Women’s group sues Montana for alleged discrimination in insurance law – Daily Montanan

The women’s group was one of the plaintiffs suing the state of Montana over a law passed by Congress in 2021 that would allow insurance rates to be set based on gender or marital status.

In a lawsuit filed Wednesday, plaintiffs allege that House Bill 379 recognizes discriminatory practices by insurance companies and does not give individuals typical legal recourse through the Montana Human Rights Act.

HB379 Revised an annotated section of Montana law that has prohibited discrimination based on sex or marital status in state insurance plans, policies, and coverage since the 1980s.

The National Organization for Women and the Montana Chapter of the American College Women’s Association were among the plaintiffs, including Senator Diane Sands, Missoula Democrat, and unmarried Missoula Senator Willard Randall.

“We expect you to pay premiums that take into account your driving history and billing history. One Kia Abbey said in a press release.

State auditor Troy Downing, the defendant in the lawsuit, called HB 379 his own law in a press release when the law was signed into law in April 2021. “Artificially inflated premiums for women, especially in life insurance and auto insurance.”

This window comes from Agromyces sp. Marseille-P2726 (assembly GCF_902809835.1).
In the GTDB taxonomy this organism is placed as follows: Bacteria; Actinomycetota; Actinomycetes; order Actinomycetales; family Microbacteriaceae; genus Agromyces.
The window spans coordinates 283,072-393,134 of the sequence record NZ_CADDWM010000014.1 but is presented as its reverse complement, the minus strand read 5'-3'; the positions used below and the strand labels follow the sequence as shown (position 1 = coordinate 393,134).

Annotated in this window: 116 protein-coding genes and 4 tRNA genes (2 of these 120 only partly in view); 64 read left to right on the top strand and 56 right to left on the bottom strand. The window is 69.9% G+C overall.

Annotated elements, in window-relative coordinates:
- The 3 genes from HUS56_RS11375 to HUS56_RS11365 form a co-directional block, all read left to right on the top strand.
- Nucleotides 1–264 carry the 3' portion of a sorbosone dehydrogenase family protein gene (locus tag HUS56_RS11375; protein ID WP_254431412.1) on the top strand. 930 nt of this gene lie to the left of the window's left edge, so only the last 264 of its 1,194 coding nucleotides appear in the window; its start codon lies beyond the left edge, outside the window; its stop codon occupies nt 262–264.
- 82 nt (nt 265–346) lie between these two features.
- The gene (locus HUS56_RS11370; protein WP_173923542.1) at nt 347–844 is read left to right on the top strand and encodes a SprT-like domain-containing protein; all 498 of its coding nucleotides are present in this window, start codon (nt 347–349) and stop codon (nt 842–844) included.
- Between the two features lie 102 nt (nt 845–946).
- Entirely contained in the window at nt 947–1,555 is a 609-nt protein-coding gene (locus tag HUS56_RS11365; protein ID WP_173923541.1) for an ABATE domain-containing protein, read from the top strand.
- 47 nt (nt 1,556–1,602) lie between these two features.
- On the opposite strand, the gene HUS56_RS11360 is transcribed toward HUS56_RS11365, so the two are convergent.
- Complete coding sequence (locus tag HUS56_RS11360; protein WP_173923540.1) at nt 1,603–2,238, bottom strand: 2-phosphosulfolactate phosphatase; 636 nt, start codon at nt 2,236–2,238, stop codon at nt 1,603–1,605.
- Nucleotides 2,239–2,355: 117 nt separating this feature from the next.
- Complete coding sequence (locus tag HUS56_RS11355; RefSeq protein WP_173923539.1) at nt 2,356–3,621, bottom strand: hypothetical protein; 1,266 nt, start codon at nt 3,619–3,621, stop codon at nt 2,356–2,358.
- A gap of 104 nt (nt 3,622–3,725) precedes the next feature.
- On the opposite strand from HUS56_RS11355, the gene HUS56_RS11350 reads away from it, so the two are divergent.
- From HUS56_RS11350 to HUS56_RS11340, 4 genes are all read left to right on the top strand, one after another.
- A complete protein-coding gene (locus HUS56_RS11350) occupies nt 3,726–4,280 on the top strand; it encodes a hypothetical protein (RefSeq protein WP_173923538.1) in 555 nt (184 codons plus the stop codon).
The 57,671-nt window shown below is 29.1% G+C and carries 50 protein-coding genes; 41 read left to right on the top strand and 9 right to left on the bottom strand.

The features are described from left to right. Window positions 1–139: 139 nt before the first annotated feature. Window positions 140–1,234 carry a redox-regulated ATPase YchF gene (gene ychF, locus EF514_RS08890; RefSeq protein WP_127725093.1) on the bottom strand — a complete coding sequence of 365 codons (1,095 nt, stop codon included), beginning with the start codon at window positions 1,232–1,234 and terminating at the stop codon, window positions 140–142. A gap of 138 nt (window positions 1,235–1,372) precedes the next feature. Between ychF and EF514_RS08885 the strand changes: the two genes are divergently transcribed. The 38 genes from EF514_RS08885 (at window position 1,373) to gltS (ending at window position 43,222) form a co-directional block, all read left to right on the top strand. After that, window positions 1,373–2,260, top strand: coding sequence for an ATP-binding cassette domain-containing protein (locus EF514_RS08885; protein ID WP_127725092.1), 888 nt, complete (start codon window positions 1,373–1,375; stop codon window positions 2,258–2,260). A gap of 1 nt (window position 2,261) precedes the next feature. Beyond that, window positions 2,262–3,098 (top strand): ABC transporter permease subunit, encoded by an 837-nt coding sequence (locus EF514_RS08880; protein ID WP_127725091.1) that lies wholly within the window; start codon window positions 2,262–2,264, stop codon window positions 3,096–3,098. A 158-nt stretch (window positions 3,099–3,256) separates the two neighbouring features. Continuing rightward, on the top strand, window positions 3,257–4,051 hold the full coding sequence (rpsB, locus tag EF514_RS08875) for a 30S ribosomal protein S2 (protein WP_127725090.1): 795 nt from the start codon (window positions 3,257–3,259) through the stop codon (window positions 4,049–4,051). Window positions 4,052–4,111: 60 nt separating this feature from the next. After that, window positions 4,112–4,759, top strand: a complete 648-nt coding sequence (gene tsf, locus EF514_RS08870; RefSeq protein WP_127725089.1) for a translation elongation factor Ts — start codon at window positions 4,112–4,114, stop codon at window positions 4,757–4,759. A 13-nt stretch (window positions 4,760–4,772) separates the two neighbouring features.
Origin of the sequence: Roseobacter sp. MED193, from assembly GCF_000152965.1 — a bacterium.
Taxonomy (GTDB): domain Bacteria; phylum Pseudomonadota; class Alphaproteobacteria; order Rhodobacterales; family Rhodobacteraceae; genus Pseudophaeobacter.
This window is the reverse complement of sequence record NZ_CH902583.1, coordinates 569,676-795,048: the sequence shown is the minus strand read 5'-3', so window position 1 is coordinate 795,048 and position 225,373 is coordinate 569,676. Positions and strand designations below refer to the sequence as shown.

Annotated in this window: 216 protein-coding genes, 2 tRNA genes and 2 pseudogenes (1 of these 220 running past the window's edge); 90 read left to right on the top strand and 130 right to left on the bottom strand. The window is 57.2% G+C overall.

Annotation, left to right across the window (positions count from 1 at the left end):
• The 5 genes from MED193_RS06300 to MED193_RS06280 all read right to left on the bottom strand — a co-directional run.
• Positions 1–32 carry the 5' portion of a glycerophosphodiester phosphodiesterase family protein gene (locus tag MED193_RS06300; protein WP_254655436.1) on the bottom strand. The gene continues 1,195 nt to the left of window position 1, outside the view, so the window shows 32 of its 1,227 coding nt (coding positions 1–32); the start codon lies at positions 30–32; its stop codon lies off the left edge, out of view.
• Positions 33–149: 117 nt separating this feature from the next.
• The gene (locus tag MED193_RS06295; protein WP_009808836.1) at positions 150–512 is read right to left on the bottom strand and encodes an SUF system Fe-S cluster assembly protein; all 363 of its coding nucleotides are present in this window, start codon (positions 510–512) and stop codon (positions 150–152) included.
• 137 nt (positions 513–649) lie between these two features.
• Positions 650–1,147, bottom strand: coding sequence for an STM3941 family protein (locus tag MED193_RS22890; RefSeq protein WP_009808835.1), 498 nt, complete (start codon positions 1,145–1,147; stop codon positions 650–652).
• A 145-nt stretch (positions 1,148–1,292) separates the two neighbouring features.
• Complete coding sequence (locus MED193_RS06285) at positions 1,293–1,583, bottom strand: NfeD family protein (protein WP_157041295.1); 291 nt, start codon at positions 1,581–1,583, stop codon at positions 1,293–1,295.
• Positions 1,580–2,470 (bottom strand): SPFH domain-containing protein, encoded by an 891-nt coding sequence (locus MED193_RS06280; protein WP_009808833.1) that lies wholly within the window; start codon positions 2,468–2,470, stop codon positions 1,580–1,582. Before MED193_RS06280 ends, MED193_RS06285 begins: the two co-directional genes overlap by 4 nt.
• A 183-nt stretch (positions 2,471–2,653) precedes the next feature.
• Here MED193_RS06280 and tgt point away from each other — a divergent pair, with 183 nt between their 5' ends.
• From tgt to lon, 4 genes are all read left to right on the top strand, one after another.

“This bill will help consumers, help businesses and promote a more competitive marketplace,” he said in a 2021 release.

The Montana State Comptroller’s Securities and Insurance Commissioner was not reachable by voicemail on Thursday.

Plaintiffs allege that HB 379 violated both the equal protection and special statutory provisions of the Montana Constitution, citing a 2009 lawsuit that “determined the rights of people arbitrarily selected from a larger group of people.” It cited a 2009 lawsuit outlining special statutes granting classes “certain privileges or impediments.”

“Allowing insurers to consider gender and marital status will only provide one more tool to increase profits and reduce unpredictability for Montana consumers across insurance classes. It leads to discrimination,” he argues.

The bill was introduced in the 2021 Congress by Rep. Sue Vinton (R-Billings), Larry Brewster (R-Billings) and Rep. Rhonda Knudsen (R-Culbertson).

As a Missoula small business owner, Randall said he believes in treating each client fairly.

“I have been paying auto, home and business insurance premiums for decades. It makes no sense at all,” said Randall.

The plaintiffs are represented by Niki Zupanic and Rylee Sommers-Flanagan of Upper Seven Law and Kimberly Dudik of Kimberly Dudik & Associates.

House Bill 379 is one of more than 20 bills to pass the 2021 Congress.

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